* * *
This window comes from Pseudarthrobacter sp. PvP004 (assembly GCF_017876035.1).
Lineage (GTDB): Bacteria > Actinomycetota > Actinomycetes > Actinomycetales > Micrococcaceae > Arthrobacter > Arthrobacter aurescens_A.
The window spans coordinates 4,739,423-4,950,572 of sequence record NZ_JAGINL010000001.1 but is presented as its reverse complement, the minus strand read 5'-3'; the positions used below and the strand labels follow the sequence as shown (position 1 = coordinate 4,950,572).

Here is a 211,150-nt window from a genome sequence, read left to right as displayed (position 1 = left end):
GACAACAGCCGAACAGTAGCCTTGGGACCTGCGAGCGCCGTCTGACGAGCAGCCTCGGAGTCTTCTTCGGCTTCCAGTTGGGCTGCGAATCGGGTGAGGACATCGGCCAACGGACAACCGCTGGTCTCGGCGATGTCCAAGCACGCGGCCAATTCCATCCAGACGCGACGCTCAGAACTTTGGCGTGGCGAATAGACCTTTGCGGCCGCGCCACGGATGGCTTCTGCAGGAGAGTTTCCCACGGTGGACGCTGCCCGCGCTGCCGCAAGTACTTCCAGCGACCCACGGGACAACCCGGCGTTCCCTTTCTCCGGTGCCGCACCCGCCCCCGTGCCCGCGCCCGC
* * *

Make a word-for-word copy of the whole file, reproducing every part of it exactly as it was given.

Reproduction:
This window comes from Pseudarthrobacter sp. PvP004 (assembly GCF_017876035.1).
Lineage (GTDB): Bacteria > Actinomycetota > Actinomycetes > Actinomycetales > Micrococcaceae > Arthrobacter > Arthrobacter aurescens_A.
The window spans coordinates 4,739,423-4,950,572 of sequence record NZ_JAGINL010000001.1 but is presented as its reverse complement, the minus strand read 5'-3'; the positions used below and the strand labels follow the sequence as shown (position 1 = coordinate 4,950,572).

Here is a 211,150-nt window from a genome sequence, read left to right as displayed (position 1 = left end):
GACAACAGCCGAACAGTAGCCTTGGGACCTGCGAGCGCCGTCTGACGAGCAGCCTCGGAGTCTTCTTCGGCTTCCAGTTGGGCTGCGAATCGGGTGAGGACATCGGCCAACGGACAACCGCTGGTCTCGGCGATGTCCAAGCACGCGGCCAATTCCATCCAGACGCGACGCTCAGAACTTTGGCGTGGCGAATAGACCTTTGCGGCCGCGCCACGGATGGCTTCTGCAGGAGAGTTTCCCACGGTGGACGCTGCCCGCGCTGCCGCAAGTACTTCCAGCGACCCACGGGACAACCCGGCGTTCCCTTTCTCCGGTGCCGCACCCGCCCCCGTGCCCGCGCCCGC